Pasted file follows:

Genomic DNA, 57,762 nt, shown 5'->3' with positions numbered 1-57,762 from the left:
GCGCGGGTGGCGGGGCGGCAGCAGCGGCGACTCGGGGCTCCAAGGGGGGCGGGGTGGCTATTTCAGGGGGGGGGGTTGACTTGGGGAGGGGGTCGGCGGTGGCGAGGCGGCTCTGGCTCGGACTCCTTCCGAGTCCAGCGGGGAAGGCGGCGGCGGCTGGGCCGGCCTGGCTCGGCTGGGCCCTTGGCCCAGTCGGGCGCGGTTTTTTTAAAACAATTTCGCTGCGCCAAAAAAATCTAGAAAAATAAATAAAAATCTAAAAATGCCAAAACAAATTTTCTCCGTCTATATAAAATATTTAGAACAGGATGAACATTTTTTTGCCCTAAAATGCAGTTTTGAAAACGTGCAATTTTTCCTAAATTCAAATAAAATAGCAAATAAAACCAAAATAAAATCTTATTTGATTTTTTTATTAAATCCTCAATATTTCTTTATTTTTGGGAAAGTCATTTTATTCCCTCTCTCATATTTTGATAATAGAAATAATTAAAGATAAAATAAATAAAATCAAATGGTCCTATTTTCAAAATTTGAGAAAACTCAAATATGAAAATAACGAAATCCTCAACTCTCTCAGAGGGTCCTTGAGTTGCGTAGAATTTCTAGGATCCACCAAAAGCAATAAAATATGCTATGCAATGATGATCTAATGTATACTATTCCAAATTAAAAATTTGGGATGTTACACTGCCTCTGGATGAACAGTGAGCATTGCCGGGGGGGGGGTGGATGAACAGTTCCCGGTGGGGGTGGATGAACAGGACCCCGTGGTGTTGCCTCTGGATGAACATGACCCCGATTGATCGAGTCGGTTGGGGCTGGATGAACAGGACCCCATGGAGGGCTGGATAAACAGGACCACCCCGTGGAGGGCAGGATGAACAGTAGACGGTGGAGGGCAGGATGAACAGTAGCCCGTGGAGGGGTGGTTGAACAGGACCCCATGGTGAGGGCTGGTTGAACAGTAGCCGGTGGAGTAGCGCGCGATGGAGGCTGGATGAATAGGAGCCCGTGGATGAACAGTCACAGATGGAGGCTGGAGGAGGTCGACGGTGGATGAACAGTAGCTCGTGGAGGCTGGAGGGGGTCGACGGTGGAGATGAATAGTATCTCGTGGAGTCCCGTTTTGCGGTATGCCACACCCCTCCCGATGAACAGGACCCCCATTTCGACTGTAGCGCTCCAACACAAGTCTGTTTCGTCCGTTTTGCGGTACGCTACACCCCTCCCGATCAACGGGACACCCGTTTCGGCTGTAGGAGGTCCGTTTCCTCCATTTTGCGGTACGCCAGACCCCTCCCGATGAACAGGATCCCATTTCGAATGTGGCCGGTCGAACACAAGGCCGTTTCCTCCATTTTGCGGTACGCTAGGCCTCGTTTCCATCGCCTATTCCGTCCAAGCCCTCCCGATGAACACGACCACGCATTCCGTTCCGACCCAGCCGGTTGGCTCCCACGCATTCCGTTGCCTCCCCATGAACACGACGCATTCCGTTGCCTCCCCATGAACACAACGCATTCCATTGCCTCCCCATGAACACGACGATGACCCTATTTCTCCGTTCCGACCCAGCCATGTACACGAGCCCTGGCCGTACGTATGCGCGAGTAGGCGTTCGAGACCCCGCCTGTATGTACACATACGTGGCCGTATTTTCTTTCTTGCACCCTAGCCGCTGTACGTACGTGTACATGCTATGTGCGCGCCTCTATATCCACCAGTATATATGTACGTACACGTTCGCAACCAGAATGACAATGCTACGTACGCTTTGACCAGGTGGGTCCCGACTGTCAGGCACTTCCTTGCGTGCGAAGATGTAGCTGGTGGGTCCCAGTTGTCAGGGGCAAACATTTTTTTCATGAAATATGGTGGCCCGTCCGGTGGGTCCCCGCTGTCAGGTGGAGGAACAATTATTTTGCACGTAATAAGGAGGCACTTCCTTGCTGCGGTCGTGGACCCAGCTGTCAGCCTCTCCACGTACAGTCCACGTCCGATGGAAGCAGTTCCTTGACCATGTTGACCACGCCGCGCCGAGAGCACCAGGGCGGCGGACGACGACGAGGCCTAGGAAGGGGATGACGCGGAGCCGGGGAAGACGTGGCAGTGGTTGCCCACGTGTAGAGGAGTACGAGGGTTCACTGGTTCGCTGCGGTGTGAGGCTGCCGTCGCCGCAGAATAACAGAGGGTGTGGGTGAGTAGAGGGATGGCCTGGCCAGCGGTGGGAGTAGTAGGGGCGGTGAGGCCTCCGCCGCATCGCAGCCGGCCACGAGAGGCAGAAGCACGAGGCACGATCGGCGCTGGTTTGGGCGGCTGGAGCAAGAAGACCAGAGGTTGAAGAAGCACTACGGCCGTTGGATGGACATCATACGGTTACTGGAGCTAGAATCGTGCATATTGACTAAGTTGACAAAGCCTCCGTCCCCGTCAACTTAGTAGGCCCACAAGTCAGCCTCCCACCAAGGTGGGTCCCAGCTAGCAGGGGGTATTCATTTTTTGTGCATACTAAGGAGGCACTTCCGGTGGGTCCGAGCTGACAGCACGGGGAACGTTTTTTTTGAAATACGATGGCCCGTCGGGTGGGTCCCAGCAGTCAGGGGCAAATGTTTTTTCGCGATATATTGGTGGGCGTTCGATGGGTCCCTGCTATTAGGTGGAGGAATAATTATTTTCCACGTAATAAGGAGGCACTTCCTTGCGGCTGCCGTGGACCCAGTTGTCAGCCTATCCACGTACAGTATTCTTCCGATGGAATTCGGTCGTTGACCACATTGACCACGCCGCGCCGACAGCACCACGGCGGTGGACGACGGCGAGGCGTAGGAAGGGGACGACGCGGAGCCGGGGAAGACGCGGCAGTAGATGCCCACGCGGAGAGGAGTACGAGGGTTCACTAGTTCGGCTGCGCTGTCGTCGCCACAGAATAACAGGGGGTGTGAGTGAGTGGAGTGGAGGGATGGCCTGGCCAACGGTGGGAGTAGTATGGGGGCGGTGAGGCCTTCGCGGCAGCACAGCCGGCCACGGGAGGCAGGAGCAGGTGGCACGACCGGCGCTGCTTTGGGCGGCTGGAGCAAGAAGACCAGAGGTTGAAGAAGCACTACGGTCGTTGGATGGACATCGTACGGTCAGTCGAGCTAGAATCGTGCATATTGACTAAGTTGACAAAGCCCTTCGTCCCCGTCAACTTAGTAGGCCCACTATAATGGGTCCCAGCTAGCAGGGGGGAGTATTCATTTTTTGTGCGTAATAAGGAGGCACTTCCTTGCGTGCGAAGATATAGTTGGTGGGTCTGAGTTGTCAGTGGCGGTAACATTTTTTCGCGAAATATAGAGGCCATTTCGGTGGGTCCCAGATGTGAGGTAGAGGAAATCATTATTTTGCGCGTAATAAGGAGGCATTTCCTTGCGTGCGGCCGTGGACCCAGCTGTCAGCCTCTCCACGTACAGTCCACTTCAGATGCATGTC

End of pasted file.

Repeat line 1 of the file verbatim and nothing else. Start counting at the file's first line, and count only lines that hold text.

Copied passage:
Genomic DNA, 57,762 nt, shown 5'->3' with positions numbered 1-57,762 from the left: